Harvest Rainwater And You Are Exempt From Watering Restrictions ForeverProtect Yourself AND The Environment
Rainwater Harvesting Insures Your Property Against Watering Restrictions
Rainwater Harvesting is a great long-term solution that permanently exempts you from watering restrictions.
Watering restrictions only apply to treated drinking water — which is what comes out of the tap or hose. None of these restrictions, even under Stage Four, apply to the use of rainwater, gray water, or any forms of recycled water. So if you are practicing Rainwater Harvesting, you have it made in the shade… if you can find any!
We have rainwater harvesting experts on staff who can design an affordable rainwater harvesting system. Collection systems range from 10,000-gallon cisterns to 40-gallon rain barrels.
Get Exemption, PLUS Start Saving Both Water and Money
Rainwater Irrigation Systems:
Irrigate with free water that falls from the sky!
Rainwater harvesting is not a new concept. For thousands of years, people have been collecting rainwater. This simple technology continues to be used today around the world to provide water for drinking, irrigation and other non-potable uses. Collection systems range from 10,000-gallon cisterns to 40-gallon rain barrels.
The City of Abbotsford collects over 868,000 litres of water every year with their tanks. This water is then used for Parks and Works watering.
See Our Rainwater Harvesting Image Gallery.
A renewed interest in Rainwater Harvesting
Much has changed in the last century — cities have sprung up, wells have been dug, lakes built and municipal water supplies established. Over the same time, springs have reduced their flow or dried up, rivers are more polluted and the base flow has decreased. Due to population growth and urban sprawl, our continent is now dominated by houses, streets and impervious cover. This increases storm water runoff and decreases water infiltration into the ground where it falls. All of this has a direct impact on the water quantity and quality issues we face. Today, there is renewed interest in rainwater harvesting — a time-honoured source of water — primarily due to:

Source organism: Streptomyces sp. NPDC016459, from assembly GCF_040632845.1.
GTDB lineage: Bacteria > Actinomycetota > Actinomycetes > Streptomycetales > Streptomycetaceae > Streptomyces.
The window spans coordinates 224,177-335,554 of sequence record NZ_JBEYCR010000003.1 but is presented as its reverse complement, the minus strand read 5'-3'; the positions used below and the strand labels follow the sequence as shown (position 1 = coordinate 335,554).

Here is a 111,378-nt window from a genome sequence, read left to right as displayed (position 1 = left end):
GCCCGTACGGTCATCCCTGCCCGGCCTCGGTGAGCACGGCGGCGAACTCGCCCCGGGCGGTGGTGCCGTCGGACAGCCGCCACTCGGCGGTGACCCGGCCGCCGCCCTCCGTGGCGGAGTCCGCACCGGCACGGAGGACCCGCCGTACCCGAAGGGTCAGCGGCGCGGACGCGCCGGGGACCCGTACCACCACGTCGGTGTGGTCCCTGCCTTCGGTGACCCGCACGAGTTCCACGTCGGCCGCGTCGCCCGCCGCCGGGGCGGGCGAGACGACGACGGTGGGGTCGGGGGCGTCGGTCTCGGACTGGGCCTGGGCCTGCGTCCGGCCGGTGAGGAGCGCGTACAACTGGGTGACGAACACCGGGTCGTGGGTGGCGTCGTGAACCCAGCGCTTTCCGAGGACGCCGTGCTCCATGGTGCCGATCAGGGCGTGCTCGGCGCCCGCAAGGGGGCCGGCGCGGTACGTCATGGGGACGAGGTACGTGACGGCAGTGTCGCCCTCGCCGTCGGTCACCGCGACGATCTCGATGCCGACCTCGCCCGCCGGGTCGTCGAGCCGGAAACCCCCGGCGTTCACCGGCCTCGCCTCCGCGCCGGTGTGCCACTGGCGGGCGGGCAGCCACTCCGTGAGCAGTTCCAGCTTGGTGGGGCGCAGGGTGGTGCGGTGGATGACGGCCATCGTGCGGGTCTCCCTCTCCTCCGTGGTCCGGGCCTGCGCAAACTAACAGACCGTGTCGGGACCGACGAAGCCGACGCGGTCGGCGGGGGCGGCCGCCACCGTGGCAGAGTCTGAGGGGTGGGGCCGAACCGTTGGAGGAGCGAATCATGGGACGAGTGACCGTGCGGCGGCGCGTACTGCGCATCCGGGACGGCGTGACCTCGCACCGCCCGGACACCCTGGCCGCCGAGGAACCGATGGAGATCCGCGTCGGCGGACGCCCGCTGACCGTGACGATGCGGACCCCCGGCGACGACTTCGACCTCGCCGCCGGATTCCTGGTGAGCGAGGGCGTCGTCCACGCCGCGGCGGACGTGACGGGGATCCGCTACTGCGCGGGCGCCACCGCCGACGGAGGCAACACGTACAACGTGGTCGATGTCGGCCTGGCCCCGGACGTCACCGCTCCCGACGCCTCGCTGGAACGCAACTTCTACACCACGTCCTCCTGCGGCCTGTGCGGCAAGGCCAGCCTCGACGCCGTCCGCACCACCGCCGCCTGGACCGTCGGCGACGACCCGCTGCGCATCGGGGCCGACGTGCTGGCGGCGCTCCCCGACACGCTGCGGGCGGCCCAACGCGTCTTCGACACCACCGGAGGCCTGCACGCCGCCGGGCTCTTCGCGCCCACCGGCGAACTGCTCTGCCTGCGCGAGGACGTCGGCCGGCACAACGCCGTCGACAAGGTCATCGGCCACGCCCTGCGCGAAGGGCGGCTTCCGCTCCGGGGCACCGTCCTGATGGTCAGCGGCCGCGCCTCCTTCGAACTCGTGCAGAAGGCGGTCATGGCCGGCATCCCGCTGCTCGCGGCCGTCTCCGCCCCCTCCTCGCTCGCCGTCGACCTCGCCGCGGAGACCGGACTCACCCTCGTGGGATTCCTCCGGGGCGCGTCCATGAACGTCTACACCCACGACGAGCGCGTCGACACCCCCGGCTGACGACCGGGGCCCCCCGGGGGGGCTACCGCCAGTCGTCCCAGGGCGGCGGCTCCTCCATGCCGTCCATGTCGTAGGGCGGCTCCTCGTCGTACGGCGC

- Concern about having access to high quality water, both now and in the future
- The rising environmental and economic costs of providing water through centralized water systems or well drilling
- The cost of water… see this table for a survey of metered water rates around the Lower Mainland
- Health concerns linked to the sources and treatments of water
- The cost efficiencies associated with rainwater harvesting
- Rainwater’s purity
What Can We Do With Rainwater?
Captured rainwater can be used for both potable (drinkable) and non-potable purposes, both inside and outside a home or business. Outdoor uses include watering landscaping and gardens, and to provide water for pets, wildlife and livestock. Indoor uses include toilet flushing and clothes washing. Rainwater is often a forgotten resource for these uses, and can significantly reduce the amount of treated drinking water needed to complete these tasks. Additionally, the process of designing and installing a rainwater collection system is often less expensive than drilling a well.
Rainwater does not contain ammonia, fluoride or chlorine so it is preferable for use on your plants. When using rainwater for landscaping, drip irrigation is the most practical. Supply can be provided by gravity pressure alone or a pump attached to the storage system.
Water for Home and Business
The average North American uses approximately 101 gallons of water per day for both indoor and outdoor uses. Rainwater can supply many homes worldwide with an abundant supply of quality, soft, safe water for drinking and other uses such as toilet flushing and clothes washing. Storage capacity needs to be sufficient to provide several months supply of water as well as an appropriately designed and maintained filtration and disinfection system. Using rainwater to meet these demands can significantly reduce requirements for drinking water from your municipal water supplier.
Reducing Storm Water Runoff
Collecting rainwater can reduce storm water runoff and assist in water quality protection. Rain barrels or cisterns help detain storm water flows and, when connected to a drip hose or irrigation system, slowly release the water collected back into the soil for infiltration.